The debate about antisemitism online has not included the Internet Archive. Congress and NGOs have demanded that social media platforms like Facebook, YouTube, Twitter, and others be held accountable for preventing the spread of hatred, misinformation, and incitement to violence on their platforms, while no such demands have been made of the Internet Archive. Thus, the Internet Archive remains the go-to platform for antisemites, neo-Nazis, racists, and Holocaust deniers.

The Internet Archive, which seeks to preserve the ephemeral content of the web, has in the process lent permanence to material that has been removed from other social platforms like YouTube. Many of the videos hosted on the Internet Archive had been previously posted and banned from YouTube.

The Internet Archive Flagging Option  

While the Internet Archive Help Center does not mention a flagging feature, each page on the platform offers an option to flag the item on it. However, when MEMRI researchers flagged five items in order to find out how this feature functions, we discovered that it appears to be useless.

What MEMRI found was that a flagged item will show as flagged only to the user who flagged it. Additionally, after an item is flagged, the platform does not confirm to the reader that this was done; does not explain what, if anything, happens next regarding the item; and does not communicate in any way about what, if anything, the flagging has actually accomplished.

To flag an item, the user clicks on the flag icon on the bottom right-hand corner of the item – in this case, a video about allegations by German Holocaust denier Ernst Zundel about German suffering allegedly caused by Jews.


Archive.org/details/GermanHolocaust7

The reader can then select the reason for flagging – either "Graphic Violence" or "Graphic Sexual Content." When the item is flagged, the flag icon will be red. Again, this flag will be visible only to the user who flagged the item.

It should be emphasized that there is no explanation or even mention in the Internet Archive Help Center of the flagging feature, and of course no information on what happens to an item once it is flagged by a user. This is in stark contrast to flagging features on other platforms, such as YouTube.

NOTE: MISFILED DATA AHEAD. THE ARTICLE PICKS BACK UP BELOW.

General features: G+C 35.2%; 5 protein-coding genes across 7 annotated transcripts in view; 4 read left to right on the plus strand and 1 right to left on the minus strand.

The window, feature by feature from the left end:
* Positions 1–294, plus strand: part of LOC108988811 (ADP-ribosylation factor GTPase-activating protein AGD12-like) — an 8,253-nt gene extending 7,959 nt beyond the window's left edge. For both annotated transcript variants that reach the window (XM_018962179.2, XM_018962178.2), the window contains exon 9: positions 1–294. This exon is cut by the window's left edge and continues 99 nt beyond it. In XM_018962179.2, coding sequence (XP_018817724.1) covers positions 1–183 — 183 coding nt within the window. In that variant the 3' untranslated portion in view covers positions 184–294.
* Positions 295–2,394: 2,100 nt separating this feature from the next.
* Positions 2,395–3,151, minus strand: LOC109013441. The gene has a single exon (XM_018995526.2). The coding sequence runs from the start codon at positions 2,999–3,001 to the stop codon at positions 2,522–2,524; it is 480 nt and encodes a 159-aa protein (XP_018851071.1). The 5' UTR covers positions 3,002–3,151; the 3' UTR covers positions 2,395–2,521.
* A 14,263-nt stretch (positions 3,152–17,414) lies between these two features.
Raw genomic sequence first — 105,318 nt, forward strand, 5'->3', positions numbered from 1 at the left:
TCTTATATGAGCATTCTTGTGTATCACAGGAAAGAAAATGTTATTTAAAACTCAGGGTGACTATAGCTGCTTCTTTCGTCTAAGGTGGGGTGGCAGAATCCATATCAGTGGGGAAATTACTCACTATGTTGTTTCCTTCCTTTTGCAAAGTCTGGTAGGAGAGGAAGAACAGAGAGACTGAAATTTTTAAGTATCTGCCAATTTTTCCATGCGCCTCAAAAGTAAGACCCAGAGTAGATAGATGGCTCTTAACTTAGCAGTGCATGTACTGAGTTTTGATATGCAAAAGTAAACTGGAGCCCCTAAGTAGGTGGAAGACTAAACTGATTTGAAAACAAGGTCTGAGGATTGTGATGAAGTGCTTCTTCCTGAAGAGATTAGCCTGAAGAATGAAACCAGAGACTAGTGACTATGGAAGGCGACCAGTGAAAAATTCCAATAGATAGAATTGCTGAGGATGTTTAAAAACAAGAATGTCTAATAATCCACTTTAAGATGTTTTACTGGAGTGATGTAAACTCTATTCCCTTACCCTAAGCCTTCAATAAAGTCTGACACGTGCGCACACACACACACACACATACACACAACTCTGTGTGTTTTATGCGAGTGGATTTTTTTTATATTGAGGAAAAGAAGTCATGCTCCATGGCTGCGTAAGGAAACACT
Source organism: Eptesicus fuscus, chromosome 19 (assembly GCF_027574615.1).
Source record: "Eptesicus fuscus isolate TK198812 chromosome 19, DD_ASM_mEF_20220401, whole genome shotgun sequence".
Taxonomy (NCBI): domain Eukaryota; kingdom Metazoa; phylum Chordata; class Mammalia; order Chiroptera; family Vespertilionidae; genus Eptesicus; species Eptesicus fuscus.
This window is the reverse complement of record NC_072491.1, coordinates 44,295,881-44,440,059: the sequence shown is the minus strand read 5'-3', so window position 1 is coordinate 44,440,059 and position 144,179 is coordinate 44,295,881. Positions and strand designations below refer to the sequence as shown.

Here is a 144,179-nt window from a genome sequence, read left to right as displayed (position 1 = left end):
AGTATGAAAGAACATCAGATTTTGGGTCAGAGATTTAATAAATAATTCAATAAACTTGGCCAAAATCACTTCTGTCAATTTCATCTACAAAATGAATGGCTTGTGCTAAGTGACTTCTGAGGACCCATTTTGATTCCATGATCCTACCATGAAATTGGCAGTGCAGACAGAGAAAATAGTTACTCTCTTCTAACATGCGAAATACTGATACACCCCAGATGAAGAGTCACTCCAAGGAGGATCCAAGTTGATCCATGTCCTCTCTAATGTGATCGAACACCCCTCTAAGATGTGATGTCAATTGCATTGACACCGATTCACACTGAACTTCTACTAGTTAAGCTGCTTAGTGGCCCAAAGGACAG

The Internet Archive Begins Alerting Users About "Debunked" Stories On Its Platform

In May 2020, it was reported that the Internet Archive had begun alerting users when they clicked on stories that had been debunked or taken offline, due to reports that people were spreading false coronavirus information via its Wayback Machine section. Thus, the Internet Archive has the capability to alert readers to false information on its platform. However, the only subject on which it has alerted readers have apparently been the coronavirus or the GOP health care bill.

At the time of this writing, no Holocaust denial or antisemitic conspiracy theory content found by MEMRI has had any such notification about "debunking" attached to it.

On October 30, 2020, the Internet Archive officially announced, in an Internet Archive blog post that it was annotating "false and misleading information" by "providing convenient links to contextual information" and that by doing so "we hope that our patrons will better understand what they are reading" in its Wayback Machine section. It stated that it was adding a "yellow context banner" to articles indicating that the item has been checked against a review of it by a factchecking organization – in the example below, by Politifact.

In another example, it stated that a different page was found to be "part of a disinformation campaign" according to research by Graphika.com, and the yellow banner provides a link to that research.

Thus, the Internet Archive clearly has the ability to examine and identify problematic content on its platform and decide whether its users should be warned or informed about it.   


I. Background On The Internet Archive

Founded in 1996, the Internet Archive (www.Archive.org) is a 501(c) 3 non-profit organization aiming "to provide free access to researchers, historians, scholars, the print disabled, and the general public. Our mission is to provide Universal Access to All Knowledge." The Internet Archive offers digital versions of "330 billion web pages, 20 million books and texts, 4.5 million audio recordings, 4 million videos, 3 million images, 200,000 software programs."

According to the Internet Archive website, recent funding has been provided by the Andrew W. Mellon Foundation, Council on Library and Information Resources, Democracy Fund, Federal Communications Commission Universal Service Program for Schools and Libraries (E-Rate), Institute of Museum and Library Services (IMLS), Knight Foundation, Laura and John Arnold Foundation, National Endowment for the Humanities, Office of Digital Humanities, National Science Foundation, The Peter and Carmen Lucia Buck Foundation, The Philadelphia Foundation, and the Rita Allen Foundation. Anyone with a free account can upload media to Internet Archive using only an email address.

The Internet Archive's founder, Brewster Kahle, describes himself as a digital librarian. He tweeted recently: "'If the Truth doesn't matter, we are lost' Gosh, seems obvious. As a librarian, parent, citizen – my job is to help surface strong evidence, and to live by it..."